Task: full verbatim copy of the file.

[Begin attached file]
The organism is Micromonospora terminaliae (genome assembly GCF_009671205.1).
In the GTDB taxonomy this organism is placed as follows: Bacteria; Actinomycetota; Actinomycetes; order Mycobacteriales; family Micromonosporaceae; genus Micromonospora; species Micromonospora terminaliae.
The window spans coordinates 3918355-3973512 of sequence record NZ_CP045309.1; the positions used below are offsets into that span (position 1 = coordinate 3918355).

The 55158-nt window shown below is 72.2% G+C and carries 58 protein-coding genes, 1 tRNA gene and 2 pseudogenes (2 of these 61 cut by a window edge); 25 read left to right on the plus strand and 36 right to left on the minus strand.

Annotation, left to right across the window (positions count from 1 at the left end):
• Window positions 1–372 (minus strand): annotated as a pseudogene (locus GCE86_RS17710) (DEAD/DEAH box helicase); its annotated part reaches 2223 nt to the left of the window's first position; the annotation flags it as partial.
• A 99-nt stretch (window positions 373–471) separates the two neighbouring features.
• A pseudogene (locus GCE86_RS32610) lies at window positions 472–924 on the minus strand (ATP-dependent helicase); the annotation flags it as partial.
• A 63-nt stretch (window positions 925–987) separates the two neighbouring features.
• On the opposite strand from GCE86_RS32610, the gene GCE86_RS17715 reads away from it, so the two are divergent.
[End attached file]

The organism is Micromonospora terminaliae (genome assembly GCF_009671205.1).
In the GTDB taxonomy this organism is placed as follows: Bacteria; Actinomycetota; Actinomycetes; order Mycobacteriales; family Micromonosporaceae; genus Micromonospora; species Micromonospora terminaliae.
The window spans coordinates 3918355-3973512 of sequence record NZ_CP045309.1; the positions used below are offsets into that span (position 1 = coordinate 3918355).

The 55158-nt window shown below is 72.2% G+C and carries 58 protein-coding genes, 1 tRNA gene and 2 pseudogenes (2 of these 61 cut by a window edge); 25 read left to right on the plus strand and 36 right to left on the minus strand.

Annotation, left to right across the window (positions count from 1 at the left end):
• Window positions 1–372 (minus strand): annotated as a pseudogene (locus GCE86_RS17710) (DEAD/DEAH box helicase); its annotated part reaches 2223 nt to the left of the window's first position; the annotation flags it as partial.
• A 99-nt stretch (window positions 373–471) separates the two neighbouring features.
• A pseudogene (locus GCE86_RS32610) lies at window positions 472–924 on the minus strand (ATP-dependent helicase); the annotation flags it as partial.
• A 63-nt stretch (window positions 925–987) separates the two neighbouring features.
• On the opposite strand from GCE86_RS32610, the gene GCE86_RS17715 reads away from it, so the two are divergent.